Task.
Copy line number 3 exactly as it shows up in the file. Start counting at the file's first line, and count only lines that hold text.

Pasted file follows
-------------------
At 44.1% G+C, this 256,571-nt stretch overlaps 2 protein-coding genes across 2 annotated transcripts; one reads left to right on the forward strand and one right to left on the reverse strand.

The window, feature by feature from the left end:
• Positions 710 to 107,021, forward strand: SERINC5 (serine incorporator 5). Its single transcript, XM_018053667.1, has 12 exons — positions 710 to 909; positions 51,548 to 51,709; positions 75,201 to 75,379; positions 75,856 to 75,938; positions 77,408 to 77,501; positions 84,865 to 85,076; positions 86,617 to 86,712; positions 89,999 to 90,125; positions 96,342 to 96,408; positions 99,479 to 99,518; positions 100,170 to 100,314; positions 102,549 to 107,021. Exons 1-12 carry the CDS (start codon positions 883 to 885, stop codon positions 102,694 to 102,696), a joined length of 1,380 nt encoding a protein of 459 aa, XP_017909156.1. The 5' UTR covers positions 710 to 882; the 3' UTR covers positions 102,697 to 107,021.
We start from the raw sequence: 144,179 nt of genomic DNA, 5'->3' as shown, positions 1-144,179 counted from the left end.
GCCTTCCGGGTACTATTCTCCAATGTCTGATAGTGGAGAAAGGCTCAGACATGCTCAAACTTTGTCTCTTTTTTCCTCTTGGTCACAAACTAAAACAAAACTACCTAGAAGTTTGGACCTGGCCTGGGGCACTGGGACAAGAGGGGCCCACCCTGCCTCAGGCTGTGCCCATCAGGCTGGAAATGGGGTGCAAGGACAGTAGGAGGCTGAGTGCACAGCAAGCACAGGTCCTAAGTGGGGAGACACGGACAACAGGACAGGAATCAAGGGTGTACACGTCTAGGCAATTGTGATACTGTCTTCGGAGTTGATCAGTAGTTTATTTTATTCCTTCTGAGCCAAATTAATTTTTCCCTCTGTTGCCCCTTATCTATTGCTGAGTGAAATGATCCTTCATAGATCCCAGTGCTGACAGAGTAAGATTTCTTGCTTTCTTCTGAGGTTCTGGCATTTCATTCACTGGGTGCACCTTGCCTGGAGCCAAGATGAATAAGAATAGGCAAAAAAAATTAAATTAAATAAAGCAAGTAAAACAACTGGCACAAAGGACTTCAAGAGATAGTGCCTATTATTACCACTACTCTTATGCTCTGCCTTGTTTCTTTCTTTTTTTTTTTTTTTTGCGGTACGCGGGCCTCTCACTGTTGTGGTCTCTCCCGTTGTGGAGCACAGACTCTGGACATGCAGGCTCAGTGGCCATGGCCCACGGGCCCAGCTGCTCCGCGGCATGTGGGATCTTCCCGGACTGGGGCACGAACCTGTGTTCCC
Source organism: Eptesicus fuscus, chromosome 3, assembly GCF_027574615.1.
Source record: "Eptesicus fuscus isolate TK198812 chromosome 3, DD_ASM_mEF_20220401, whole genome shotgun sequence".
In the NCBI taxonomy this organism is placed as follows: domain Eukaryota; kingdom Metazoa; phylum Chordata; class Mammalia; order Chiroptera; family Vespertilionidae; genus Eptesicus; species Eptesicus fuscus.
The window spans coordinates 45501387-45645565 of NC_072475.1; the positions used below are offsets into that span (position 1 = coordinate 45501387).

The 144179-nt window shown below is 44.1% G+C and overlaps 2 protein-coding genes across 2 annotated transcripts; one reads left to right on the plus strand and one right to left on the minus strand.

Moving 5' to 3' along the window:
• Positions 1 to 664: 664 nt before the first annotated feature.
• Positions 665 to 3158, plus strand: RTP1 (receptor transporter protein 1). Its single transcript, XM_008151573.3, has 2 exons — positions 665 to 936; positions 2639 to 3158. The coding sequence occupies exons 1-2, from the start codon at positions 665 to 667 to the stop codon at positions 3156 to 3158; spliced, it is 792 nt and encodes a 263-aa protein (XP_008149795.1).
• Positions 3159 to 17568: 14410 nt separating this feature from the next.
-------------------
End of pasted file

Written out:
• Positions 710 to 107,021, forward strand: SERINC5 (serine incorporator 5). Its single transcript, XM_018053667.1, has 12 exons — positions 710 to 909; positions 51,548 to 51,709; positions 75,201 to 75,379; positions 75,856 to 75,938; positions 77,408 to 77,501; positions 84,865 to 85,076; positions 86,617 to 86,712; positions 89,999 to 90,125; positions 96,342 to 96,408; positions 99,479 to 99,518; positions 100,170 to 100,314; positions 102,549 to 107,021. Exons 1-12 carry the CDS (start codon positions 883 to 885, stop codon positions 102,694 to 102,696), a joined length of 1,380 nt encoding a protein of 459 aa, XP_017909156.1. The 5' UTR covers positions 710 to 882; the 3' UTR covers positions 102,697 to 107,021.